The study protocol was approved by our institutional review board. Informed consent was given by all the patients and their parents.
Sixteen clinically stable patients with CF (9 girls, 7 boys) with a mean age of 13 ± 4 years (range, 6 to 18 years) were studied. The patients had to be in at baseline status, in a clinically stable phase of their disease. The mean Shwachmann score10was 68 ± 4 (range, 45 to 90). Nine patients were colonized withPseudomonas aeruginosa and 7 with Burkholderia cepacia. Inhaled bronchodilators and corticosteroids were used on a long-term basis by 6 and 7 patients, respectively. Eleven patients were on RhDNase. One patient, who was on a lung transplant list, had been receiving nocturnal nasal PSV for the last 6 years. None of the patients changed their usual treatment during the study period.
The patients were divided into a “severe” group and a “moderately severe to normal” group, based on whether their forced expiratory volume in 1 second (FEV1) was <40% or >40% of the predicted value.11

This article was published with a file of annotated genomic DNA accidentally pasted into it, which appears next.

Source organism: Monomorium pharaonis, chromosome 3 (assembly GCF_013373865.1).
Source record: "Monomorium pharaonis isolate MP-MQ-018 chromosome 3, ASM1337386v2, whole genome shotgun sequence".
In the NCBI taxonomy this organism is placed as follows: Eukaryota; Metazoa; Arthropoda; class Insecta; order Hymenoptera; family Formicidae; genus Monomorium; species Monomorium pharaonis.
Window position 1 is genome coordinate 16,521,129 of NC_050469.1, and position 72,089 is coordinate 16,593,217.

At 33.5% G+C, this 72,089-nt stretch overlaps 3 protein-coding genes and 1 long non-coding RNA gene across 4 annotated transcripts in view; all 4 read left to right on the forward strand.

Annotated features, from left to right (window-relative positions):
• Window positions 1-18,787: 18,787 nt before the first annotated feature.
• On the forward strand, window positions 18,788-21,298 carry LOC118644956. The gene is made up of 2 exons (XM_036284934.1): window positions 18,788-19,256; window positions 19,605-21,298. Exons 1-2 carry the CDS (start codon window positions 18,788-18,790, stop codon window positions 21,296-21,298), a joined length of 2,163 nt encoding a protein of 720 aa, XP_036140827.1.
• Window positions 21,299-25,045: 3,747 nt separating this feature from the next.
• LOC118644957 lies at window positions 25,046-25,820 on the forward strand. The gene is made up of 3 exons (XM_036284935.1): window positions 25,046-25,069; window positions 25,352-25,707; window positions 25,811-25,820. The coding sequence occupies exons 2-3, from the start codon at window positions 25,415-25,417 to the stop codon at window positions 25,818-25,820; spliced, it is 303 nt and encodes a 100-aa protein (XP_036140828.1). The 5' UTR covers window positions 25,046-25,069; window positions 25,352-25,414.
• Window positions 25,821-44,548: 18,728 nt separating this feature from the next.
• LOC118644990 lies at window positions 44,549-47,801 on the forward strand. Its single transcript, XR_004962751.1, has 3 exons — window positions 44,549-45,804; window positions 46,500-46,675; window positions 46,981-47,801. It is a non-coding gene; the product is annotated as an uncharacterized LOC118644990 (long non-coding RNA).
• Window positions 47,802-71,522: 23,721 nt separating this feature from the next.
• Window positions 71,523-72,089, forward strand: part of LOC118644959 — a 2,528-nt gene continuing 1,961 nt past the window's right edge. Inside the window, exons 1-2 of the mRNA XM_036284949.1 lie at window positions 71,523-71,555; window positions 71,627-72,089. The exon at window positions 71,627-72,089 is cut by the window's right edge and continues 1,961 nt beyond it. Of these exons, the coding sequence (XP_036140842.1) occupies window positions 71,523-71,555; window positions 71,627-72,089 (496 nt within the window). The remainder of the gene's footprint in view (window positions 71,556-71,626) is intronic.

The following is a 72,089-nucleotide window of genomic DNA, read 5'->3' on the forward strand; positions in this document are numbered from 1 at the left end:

We used the FET as described by Pryor and Webbes,4in which the patients increase their expiratory flow with the goal of propelling their bronchial secretions to the upper airways. In our study in children older than 6 years, the FET consisted of one or more slow active expirations starting near the total lung capacity (TLC) and ending near the residual volume. To prevent bronchial collapse by maintaining a high pressure in the airways, the expirations were done with the glottis and mouth partly closed, which produced a characteristic grunting sound. The physiotherapist assisted the expirations by applying pressure to the child's ribs. After each expiration, the child was asked to perform a slow, nonmaximal, diaphragmatic inspiration. After one to four forced breathing cycles, the child was asked to cough and to expectorate. A typical 20-minute CPT session consisted of 10 to 15 FET maneuvers, separated by rest periods of 10 to 20 breathing cycles each. All the patients were familiar with this CPT technique and used it at home once or twice a day.